If You’re Not Remarkable, You’re Invisible

As a Christian pastor in the Bible belt of America, I know there is practically a church on every corner. After a while, they all tend to blend together, sound alike, look alike, act alike, lead alike, preach alike – you get the idea. Plug your organization type into the equation and chances are you’ll notice the same thing. If your organization is not unique, if it is not remarkable, then it is invisible. Godin says, “Services that are worth talking about get talked about.” (pg. 33 – meaning ‘services’ that an organization provides) And when you are remarkable, don’t think that you will not receive criticism. People will disagree with you, think you’re crazy, believe you’re wrong, and will certainly have a problem with your Purple Cow – because you’re growing and they’re not; you thought of something they didn’t.

Criticism comes to those who stand out. –Purple Cow, pg. 45

If you’re not being criticized, you’re probably not doing anything worth doing. Safety is the true risk. Pulling back is what will cause you to fail.

Measure What You Value

Godin writes, “Measurement means admitting what’s broken so you can fix it.” (pg. 59) What is it you’re afraid to measure? Not only in your organization but in your personal life? When you take stock it brings into sharp focus exactly where you stand. Sometimes that scares folks. They would rather live in ignorance, slowly starving themselves to death, rather then face the cold hard truth that they aren’t preforming, growing, expanding as they ought to.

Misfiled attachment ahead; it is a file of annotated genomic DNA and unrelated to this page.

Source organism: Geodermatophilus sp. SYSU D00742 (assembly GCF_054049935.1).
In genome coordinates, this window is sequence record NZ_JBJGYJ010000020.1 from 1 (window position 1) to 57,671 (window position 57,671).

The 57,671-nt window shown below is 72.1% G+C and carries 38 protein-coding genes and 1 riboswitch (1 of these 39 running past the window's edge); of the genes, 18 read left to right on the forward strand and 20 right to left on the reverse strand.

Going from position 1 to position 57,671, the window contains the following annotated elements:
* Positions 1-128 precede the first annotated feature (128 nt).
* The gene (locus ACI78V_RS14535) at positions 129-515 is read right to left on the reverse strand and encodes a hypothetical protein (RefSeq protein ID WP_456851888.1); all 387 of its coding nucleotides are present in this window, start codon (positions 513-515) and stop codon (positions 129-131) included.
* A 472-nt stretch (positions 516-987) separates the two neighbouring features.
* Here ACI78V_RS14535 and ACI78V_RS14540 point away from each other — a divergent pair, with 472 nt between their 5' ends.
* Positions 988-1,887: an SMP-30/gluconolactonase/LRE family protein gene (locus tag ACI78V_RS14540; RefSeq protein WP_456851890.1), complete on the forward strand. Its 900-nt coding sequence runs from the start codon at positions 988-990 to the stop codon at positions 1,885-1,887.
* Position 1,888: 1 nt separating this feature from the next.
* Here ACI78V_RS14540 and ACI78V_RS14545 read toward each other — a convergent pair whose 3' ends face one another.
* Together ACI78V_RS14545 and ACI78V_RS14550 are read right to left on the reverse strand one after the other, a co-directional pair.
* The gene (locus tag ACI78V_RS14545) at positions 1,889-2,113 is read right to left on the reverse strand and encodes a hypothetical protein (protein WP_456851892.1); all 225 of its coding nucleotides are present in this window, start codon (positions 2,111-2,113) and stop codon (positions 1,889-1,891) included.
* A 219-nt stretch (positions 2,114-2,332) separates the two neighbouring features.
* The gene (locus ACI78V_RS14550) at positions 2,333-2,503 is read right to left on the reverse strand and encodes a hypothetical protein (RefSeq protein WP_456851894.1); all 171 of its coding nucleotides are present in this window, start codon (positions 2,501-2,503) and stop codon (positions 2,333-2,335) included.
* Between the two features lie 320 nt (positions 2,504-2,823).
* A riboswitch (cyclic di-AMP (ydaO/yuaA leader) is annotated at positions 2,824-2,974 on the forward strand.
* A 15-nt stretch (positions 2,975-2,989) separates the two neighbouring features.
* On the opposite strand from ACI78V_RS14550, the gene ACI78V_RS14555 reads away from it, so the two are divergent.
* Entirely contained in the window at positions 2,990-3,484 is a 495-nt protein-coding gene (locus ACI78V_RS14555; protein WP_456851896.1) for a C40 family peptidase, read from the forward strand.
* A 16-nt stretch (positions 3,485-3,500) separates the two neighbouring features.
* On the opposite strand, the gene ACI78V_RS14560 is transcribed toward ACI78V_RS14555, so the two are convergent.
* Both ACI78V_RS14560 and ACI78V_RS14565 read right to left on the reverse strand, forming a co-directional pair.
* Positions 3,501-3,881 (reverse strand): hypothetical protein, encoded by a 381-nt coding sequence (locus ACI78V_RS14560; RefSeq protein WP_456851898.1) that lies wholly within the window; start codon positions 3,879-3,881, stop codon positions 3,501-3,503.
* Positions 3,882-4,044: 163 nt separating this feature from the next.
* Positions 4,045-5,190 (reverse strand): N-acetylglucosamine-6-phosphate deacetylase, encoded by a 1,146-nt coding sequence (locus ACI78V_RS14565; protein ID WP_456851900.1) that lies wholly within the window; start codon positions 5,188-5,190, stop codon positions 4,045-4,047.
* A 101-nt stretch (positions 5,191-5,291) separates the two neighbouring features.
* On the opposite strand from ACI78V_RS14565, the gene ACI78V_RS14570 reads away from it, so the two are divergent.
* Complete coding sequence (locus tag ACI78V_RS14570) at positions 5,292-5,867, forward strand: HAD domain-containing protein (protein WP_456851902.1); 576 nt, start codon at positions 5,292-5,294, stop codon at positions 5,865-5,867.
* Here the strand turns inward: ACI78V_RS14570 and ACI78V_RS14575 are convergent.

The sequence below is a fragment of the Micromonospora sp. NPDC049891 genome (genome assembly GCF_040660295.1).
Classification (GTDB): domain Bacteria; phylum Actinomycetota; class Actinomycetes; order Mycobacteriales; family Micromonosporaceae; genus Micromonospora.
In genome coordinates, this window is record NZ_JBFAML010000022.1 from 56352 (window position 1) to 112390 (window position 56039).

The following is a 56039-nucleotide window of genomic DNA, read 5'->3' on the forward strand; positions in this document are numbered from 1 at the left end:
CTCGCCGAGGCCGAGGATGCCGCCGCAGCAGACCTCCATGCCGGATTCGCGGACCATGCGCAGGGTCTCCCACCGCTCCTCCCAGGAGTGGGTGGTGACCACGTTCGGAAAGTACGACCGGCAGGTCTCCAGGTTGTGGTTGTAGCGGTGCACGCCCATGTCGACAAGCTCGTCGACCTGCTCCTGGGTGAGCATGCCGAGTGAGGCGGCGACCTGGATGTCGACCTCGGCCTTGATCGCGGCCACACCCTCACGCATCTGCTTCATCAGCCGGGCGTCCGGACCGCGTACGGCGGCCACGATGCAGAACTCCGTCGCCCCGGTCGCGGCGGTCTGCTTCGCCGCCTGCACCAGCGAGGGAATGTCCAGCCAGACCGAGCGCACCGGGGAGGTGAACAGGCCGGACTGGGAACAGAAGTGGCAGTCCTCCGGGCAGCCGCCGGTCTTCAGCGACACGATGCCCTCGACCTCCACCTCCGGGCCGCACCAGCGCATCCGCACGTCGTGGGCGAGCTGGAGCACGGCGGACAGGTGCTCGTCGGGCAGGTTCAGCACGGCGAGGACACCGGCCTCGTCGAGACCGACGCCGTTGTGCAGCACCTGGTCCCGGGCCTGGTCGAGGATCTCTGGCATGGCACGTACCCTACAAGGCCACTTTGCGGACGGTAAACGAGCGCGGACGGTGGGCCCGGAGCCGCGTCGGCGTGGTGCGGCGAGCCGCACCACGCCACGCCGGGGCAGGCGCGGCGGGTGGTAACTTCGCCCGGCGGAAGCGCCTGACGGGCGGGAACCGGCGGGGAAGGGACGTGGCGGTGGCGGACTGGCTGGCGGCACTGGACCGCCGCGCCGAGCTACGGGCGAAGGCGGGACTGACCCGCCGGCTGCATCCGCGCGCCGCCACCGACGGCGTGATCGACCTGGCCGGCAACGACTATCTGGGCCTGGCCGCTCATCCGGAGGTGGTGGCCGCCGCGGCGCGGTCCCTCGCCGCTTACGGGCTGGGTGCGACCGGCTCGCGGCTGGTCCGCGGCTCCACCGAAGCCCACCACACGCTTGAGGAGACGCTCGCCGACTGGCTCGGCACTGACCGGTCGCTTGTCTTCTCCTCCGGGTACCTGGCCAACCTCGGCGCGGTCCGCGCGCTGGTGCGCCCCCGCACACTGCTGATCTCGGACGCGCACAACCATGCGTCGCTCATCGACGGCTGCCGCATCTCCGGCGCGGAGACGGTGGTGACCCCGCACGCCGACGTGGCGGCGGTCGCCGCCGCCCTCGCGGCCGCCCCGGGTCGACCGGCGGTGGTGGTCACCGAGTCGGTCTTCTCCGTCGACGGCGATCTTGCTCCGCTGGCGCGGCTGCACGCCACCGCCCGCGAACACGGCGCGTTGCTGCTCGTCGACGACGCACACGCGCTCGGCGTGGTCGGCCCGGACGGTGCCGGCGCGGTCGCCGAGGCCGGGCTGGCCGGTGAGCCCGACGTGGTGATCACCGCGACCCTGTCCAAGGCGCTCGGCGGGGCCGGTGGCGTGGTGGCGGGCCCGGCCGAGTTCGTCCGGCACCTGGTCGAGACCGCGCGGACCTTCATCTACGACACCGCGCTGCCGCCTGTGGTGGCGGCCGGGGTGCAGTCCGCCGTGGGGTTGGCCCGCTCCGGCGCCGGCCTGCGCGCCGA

Remember, it’s not about being weird. It’s about being irresistible to a tiny group of easily reached sneezers with otaku (people with obsessive interest about something). Irresistible isn’t the same as ridiculous. Irresistible (for the right niche) is just remarkable. –Purple Cow, pg. 118

Conclusion

In short, Purple Cow delivers in a way that only a Seth Godin book can. He makes outrageous statements that leave me hanging, and then slowly chips away at any defense against it. Rather than putting all your creativity into marketing something that isn’t remarkable, put all your stock into creating a service that is irresistible to a smaller niche of sneezers who will then tell the world about your organization. Interestingly enough, as a Christian pastor, I realize that’s exactly what Jesus did. While he spoke to crowds, He spent specific time with a small niche of men and women, and they turned the world upside down.

Information and Personal Rating

General Information:

Personal Ratings (1-10)

  • Applicability: 7
  • Readability: 8
  • Originality: 9
  • Recommendation: Yes I would recommend. It’s easy to read and will certainly give you and your leadership team something to talk about. If you aren’t interested in doing something different…don’t bother. It’ll just make you mad.